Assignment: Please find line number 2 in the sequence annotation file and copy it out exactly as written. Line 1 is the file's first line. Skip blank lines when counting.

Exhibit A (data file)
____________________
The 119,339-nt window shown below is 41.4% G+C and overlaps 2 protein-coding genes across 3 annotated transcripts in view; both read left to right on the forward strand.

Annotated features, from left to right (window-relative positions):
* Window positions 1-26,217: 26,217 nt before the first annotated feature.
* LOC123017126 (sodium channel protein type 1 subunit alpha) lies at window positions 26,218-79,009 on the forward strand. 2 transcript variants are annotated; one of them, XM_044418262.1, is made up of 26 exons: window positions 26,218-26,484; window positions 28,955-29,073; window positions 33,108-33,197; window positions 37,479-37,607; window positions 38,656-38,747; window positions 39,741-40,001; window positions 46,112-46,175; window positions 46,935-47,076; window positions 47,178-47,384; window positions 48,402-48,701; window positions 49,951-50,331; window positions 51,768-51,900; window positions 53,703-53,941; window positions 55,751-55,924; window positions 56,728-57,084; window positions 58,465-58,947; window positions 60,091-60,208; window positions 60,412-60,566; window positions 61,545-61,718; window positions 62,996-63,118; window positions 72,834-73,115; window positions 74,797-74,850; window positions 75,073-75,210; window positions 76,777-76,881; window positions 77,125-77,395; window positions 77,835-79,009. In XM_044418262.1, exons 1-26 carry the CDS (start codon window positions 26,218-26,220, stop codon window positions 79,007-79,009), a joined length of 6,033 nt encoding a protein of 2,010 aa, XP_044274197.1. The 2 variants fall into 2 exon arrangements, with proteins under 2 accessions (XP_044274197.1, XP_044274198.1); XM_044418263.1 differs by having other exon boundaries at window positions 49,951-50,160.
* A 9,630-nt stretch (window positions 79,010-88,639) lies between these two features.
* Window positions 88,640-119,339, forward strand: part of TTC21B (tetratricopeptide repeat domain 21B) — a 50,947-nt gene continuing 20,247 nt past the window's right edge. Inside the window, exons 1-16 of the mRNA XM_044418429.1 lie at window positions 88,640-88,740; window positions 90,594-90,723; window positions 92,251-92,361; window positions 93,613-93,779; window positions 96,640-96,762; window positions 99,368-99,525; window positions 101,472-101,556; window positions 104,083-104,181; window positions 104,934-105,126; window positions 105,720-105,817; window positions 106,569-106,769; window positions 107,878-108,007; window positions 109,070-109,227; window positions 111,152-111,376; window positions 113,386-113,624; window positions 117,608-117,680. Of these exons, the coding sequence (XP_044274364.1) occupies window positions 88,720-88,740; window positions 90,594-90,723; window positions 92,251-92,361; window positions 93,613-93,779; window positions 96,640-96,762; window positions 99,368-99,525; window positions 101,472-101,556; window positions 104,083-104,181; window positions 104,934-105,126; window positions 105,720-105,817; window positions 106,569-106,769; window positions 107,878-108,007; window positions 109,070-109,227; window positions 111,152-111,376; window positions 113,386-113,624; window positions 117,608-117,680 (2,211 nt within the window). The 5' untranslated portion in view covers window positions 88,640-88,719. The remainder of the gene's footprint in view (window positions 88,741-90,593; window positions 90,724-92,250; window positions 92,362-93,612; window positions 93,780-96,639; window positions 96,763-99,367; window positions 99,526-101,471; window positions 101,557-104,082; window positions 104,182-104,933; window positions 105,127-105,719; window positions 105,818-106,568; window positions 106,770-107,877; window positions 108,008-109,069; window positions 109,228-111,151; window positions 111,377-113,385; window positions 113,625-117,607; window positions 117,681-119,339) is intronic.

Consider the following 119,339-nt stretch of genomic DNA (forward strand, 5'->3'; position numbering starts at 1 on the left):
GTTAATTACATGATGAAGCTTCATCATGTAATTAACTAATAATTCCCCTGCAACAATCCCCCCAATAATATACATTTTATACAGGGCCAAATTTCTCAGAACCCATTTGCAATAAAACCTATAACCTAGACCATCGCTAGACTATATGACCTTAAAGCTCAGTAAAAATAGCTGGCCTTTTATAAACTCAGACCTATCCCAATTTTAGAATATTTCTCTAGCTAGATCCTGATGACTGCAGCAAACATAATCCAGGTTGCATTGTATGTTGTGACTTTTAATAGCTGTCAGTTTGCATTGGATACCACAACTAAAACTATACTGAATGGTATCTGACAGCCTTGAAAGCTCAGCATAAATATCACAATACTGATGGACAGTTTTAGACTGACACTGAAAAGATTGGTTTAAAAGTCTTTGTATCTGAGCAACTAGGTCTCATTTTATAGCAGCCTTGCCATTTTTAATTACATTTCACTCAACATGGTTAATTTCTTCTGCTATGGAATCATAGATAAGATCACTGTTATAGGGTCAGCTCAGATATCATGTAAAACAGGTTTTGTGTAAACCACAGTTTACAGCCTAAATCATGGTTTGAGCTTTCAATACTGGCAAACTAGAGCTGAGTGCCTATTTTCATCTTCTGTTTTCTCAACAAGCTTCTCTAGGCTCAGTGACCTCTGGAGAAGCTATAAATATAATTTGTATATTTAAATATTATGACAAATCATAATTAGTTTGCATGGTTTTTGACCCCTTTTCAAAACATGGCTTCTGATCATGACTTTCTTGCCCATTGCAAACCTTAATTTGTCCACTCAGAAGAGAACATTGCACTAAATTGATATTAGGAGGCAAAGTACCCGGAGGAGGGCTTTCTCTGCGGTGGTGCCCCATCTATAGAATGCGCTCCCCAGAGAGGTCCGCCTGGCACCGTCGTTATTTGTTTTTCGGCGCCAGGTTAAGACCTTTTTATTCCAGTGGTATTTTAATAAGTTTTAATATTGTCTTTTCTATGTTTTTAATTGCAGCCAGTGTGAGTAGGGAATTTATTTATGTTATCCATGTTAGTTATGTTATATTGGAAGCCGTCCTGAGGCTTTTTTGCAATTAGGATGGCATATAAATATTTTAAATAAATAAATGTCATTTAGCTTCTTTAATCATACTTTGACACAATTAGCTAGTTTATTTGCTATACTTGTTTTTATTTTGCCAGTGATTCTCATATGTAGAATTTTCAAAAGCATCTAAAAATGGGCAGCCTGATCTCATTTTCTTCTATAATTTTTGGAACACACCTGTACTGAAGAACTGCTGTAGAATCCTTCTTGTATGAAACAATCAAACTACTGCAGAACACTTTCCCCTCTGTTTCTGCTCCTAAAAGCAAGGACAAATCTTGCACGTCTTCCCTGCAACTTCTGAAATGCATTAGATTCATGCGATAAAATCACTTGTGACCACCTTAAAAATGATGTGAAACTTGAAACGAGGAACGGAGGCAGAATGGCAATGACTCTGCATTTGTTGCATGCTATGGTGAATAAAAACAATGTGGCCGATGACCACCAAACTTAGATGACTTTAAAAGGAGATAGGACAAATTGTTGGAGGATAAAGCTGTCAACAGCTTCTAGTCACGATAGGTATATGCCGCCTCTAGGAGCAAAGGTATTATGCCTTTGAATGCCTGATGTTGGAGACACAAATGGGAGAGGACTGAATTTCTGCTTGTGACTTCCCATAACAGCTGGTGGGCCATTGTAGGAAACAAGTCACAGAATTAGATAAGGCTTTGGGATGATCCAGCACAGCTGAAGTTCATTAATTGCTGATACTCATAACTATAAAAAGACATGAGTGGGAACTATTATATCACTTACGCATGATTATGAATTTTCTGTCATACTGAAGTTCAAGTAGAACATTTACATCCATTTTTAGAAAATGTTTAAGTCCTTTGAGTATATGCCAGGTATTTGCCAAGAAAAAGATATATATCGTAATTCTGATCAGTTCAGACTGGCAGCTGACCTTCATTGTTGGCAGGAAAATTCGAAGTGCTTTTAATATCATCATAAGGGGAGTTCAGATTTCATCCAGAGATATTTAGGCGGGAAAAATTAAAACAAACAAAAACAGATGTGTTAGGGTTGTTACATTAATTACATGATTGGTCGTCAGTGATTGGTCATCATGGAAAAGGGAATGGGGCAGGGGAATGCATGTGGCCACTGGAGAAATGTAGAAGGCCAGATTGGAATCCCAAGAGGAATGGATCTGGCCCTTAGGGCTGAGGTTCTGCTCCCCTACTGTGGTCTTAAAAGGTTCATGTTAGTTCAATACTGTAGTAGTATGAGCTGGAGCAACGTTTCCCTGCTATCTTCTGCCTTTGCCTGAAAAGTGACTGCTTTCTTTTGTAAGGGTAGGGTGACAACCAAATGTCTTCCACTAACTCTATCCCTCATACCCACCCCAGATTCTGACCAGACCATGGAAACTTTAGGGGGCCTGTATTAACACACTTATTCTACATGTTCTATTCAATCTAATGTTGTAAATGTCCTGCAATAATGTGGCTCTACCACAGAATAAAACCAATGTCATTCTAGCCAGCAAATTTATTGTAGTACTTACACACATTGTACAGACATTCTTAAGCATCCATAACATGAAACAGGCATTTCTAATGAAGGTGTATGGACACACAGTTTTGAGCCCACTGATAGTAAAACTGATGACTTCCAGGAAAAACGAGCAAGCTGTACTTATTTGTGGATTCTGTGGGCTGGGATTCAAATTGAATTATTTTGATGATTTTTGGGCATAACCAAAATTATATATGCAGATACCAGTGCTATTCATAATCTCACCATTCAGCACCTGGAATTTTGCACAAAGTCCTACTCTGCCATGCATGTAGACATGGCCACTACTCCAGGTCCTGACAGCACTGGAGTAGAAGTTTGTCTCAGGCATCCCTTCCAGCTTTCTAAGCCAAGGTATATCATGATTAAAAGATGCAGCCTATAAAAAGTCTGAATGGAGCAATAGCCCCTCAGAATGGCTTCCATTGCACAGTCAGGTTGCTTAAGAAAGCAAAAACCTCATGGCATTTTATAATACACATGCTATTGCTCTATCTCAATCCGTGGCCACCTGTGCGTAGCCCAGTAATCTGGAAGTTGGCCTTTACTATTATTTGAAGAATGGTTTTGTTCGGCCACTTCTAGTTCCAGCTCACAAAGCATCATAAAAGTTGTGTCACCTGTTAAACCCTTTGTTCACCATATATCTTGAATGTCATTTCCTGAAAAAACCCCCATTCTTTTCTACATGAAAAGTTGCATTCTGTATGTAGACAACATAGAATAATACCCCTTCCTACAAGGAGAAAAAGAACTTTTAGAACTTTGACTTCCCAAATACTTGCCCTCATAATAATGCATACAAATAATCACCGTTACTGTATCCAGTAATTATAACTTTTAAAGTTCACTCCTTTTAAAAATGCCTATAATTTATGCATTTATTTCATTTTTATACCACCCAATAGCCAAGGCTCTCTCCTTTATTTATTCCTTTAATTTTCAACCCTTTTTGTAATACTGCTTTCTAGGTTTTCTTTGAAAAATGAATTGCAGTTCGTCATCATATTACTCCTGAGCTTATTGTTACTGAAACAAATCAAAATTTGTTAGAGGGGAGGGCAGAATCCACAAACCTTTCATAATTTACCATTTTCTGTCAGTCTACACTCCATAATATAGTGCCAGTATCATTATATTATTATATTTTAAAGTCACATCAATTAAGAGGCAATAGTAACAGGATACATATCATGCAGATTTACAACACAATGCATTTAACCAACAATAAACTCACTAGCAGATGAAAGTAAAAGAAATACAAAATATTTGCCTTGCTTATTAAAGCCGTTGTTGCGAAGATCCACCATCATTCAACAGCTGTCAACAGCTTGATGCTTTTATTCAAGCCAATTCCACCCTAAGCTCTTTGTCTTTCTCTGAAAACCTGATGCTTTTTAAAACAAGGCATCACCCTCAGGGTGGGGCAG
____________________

Annotated features, from left to right (window-relative positions):